Have you noticed students teasing other students in your class? Or students making jokes that may be subtle insults or racism, sexism, or homophobia expressed as compliments? These may be microaggressions.
Why do we care about microaggressions? They could cause students to disengage from the class, their classmates, and the discipline. People from marginalized groups can be subjected to frequent microaggressions from unaware individuals who don’t realize the results of their demeaning actions. Microaggressions can derail course goals and disrupt the teacher’s authority by making a joke for “good fun” at someone else’s expense.
Dealing with them is not about punishment or avoiding disagreements. It’s about helping students to see the viewpoints of others and to use disciplinary-specific ways of thinking. Further, leaving microaggressions unaddressed can have as much of a negative impact as the microaggression itself.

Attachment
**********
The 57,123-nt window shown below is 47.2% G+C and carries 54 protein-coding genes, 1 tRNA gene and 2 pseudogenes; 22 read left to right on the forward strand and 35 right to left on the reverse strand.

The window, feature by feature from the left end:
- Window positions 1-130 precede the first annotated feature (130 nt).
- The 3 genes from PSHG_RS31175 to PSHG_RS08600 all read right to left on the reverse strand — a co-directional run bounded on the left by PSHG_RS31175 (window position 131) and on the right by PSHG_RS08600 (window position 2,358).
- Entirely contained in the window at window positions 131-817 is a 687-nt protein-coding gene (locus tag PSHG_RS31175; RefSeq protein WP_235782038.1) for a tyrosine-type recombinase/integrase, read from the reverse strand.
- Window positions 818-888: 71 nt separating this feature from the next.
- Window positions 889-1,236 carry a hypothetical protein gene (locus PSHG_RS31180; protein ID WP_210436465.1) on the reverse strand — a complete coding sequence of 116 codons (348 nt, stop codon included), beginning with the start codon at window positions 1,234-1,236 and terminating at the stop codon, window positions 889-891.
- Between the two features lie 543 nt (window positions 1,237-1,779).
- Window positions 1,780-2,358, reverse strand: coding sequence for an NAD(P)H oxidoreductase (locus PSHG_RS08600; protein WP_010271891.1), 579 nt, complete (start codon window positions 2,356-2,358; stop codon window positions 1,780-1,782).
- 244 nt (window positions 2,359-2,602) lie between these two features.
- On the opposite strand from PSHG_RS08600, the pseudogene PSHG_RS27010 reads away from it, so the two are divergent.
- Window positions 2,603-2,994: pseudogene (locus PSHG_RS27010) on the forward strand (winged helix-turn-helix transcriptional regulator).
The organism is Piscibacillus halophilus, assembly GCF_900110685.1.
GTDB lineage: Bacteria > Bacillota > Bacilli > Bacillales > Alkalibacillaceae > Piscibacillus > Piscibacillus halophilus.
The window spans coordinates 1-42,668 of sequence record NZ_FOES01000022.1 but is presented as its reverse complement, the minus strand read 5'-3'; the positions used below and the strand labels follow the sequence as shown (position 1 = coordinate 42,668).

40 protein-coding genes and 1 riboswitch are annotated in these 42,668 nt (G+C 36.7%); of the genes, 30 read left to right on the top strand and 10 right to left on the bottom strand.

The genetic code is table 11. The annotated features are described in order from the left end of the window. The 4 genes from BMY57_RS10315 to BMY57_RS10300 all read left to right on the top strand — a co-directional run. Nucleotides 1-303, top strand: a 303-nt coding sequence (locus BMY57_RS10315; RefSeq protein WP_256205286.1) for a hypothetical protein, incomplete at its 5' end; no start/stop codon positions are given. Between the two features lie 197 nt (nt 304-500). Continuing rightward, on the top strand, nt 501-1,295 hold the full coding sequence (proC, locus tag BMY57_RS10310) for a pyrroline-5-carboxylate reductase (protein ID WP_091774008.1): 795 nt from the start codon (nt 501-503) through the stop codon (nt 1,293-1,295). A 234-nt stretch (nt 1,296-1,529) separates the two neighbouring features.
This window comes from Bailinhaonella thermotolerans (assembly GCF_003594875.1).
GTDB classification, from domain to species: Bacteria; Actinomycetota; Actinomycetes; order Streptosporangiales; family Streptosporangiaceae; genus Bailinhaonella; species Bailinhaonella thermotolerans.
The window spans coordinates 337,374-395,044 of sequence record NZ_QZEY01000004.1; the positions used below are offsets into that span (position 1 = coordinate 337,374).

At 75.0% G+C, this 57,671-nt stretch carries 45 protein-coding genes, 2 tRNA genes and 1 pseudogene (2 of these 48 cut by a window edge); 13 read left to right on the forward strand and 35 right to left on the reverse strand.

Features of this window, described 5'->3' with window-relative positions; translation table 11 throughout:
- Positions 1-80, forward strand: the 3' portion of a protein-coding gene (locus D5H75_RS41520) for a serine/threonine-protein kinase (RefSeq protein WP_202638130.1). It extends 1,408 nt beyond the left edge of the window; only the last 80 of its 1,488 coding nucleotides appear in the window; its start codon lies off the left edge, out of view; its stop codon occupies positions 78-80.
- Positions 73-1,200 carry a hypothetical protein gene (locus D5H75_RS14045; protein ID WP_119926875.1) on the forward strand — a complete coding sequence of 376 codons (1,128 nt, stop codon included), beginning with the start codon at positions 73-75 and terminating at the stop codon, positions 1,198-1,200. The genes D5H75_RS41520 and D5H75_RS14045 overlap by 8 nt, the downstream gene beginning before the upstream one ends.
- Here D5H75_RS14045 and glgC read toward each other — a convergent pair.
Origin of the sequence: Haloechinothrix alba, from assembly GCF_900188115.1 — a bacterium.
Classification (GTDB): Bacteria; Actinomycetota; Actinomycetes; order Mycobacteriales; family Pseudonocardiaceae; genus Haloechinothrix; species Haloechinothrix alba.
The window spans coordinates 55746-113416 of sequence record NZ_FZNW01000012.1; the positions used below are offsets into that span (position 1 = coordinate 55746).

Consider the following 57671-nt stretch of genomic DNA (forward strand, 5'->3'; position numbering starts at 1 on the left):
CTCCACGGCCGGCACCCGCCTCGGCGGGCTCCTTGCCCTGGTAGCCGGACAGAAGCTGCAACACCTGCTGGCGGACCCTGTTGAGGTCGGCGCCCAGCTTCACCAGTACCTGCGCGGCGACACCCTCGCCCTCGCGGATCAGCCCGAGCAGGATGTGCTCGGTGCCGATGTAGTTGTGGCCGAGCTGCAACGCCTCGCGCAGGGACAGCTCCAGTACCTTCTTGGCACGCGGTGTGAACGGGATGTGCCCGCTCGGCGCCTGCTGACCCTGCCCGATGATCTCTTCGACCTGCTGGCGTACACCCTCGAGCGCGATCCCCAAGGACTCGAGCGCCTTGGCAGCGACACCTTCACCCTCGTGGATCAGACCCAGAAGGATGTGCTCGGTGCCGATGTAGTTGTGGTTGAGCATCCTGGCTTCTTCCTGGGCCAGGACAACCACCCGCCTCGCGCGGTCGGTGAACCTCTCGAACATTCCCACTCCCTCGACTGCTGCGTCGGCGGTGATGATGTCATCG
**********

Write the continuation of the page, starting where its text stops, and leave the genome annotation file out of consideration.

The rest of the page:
What microaggressions have you encountered in class? What was the underlying message and how did it make you feel? How do you deal with them? If you are not aware of any in your class, you might ask for anonymous feedback from your students to make sure the class environment is conducive to everyone’s learning. Let the commenting begin. If you would like to discuss any microaggressions you may be observing in your class or how to specifically address them for your particular situation, contact the CITL for a consultation.
CITL Faculty Spotlight | Cara Maffini – Creating Inclusive Classrooms
Interrupting Microaggresions. Kenney, G.
Recognizing Microaggressions and the Messages They Send (Adapted from Derald Wing Su)